Supreme Council Probes 80 Strasbourg Cases against Bulgaria
The Supreme Judicial Council, VSS, has ordered a probe in the 80 rules of the Strasbourg Human Rights Court against Bulgaria.
The list was sent by prominent human rights lawyer in the second largest city of Plovdiv, Mihail Ekimdzhiev, who has won these 80 cases in Strasbourg.
The list was the lawyer's response to an unprecedented letter of sixty four outraged magistrates from the Plovdiv Regional Court, who asked VSS to assess their work.
The outrage was stirred by recent media publications.
In the letter, the judges opposed media claims that the Plovdiv Court has the strongest concentration of violations of human rights of freedom and due process, leading to the majority of cases against Bulgaria to be filed with the Strasbourg Human Rights Court due to the Plovdiv Court rules.
They further rejected statements about them working in a feudal environment or in military barracks, stressing the insults stem from the procedure for the election of the country's new Chief Prosecutor.
The authors of the letter asked VSS to assess their work and state publically their position on the issues. VSS examined their request Thursday.
In the letter, the judges explained that they did not oppose freedom of press and were not blaming the media, stressing there was one main source of such negativity – an unnamed law office in Plovdiv with "serious interests in criminal verdicts." The said office is presumed to be Ekimdziev's.
The lawyer reacted in noting the protection of the State from crime should not be done at the expense of the rule of law and the Constitution.
"What if innocent people end up in jail over somebody's temporary glory and strive for better stats? The post of the next Chief Prosecutor is at stake here. Obviously Tsatsarov's colleagues are attempting to polish his tarnished public image lately," Ekimdzhiev, who is also Chairman of the Association for European Integration and Human Rights, commented.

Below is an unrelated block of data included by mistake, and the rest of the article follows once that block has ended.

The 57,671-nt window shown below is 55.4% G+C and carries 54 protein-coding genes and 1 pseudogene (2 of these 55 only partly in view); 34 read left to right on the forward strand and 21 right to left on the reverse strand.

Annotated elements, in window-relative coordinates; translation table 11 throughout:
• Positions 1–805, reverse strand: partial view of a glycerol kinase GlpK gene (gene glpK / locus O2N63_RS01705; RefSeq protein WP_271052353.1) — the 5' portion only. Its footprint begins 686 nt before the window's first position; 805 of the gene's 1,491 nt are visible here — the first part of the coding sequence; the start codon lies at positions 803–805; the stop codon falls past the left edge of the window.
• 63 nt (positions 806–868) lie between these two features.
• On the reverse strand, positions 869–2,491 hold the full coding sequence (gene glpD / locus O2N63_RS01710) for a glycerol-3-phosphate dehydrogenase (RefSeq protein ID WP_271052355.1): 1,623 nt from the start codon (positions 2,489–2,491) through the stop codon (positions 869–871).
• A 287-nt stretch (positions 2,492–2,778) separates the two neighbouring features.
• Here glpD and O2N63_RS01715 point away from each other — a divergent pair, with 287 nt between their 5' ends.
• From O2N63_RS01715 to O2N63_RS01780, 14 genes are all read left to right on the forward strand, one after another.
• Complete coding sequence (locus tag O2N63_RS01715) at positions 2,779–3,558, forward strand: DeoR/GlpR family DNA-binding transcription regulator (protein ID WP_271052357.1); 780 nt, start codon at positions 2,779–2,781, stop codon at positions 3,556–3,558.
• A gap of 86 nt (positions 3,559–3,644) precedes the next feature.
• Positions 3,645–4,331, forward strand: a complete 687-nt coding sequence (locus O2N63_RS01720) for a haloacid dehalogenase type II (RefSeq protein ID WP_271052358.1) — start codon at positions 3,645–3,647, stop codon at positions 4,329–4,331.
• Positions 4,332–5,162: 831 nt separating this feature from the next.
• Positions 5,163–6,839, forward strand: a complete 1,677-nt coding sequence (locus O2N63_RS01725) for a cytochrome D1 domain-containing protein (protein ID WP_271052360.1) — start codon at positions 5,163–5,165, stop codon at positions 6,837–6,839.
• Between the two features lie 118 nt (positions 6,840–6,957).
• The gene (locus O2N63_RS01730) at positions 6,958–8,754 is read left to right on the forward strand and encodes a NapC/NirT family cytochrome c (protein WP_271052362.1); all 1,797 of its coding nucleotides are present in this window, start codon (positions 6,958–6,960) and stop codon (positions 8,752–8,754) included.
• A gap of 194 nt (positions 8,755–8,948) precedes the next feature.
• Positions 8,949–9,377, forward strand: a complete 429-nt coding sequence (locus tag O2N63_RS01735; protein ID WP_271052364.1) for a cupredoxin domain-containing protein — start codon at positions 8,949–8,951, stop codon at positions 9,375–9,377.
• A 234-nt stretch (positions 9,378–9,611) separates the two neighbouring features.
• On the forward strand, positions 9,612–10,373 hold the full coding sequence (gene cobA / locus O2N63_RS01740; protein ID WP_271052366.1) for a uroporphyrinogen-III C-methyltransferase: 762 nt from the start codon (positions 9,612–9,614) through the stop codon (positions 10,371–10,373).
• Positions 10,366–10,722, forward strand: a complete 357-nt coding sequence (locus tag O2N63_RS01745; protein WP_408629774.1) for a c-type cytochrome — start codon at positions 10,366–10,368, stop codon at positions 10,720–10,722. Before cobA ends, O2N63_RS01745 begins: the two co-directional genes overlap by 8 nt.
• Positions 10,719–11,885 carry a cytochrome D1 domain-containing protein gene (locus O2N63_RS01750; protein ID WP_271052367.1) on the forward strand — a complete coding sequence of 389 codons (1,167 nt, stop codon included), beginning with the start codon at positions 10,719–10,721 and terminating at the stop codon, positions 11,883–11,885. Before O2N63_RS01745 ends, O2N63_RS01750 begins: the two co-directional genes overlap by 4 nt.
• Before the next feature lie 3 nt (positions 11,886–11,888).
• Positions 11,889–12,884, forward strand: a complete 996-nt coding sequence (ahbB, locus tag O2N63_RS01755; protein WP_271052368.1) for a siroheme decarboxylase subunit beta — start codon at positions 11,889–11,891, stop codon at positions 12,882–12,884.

He presented the list of 80 guilty verdicts (out of a total of 395 in 1992 – 2011) against Bulgaria, issued by the Strasbourg Court, all pertaining to the practice of Plovdiv's Courts, and in most cases connected with violations of the rights of freedom and due process.
Ekimdziev insists Tsatsarov holds regular meetings with the police and the prosecutors where guilty verdicts are discussed in disregard of the law and the rule of separation of powers.
On Thursday, VSS gave to Georgi Chambov, Head of the Plovdiv Appellate Court, 10 days to find out if the above is true, and if so – to check who were the judges trying the said cases.
VSS also rejected the proposal to reprimand Ekimdzhiev for the language he uses when commenting Court rules.
On Tuesday, Galya Georgieva, a member of VSS and a former Plovdiv appellate judge, said the Plovdiv magistrates had all reasons to be upset and outraged.
"It is obvious the attacks on the colleagues are connected with Tsatsarov. I was one of the people who nominated him because I firmly believe in his qualities and credentials as magistrate. The Plovdiv Court works like a Swiss clock. What would you want from us – to set criminals free? The Court is an arbiter, but it must issue fair and adequate sentences," Georgieva stated.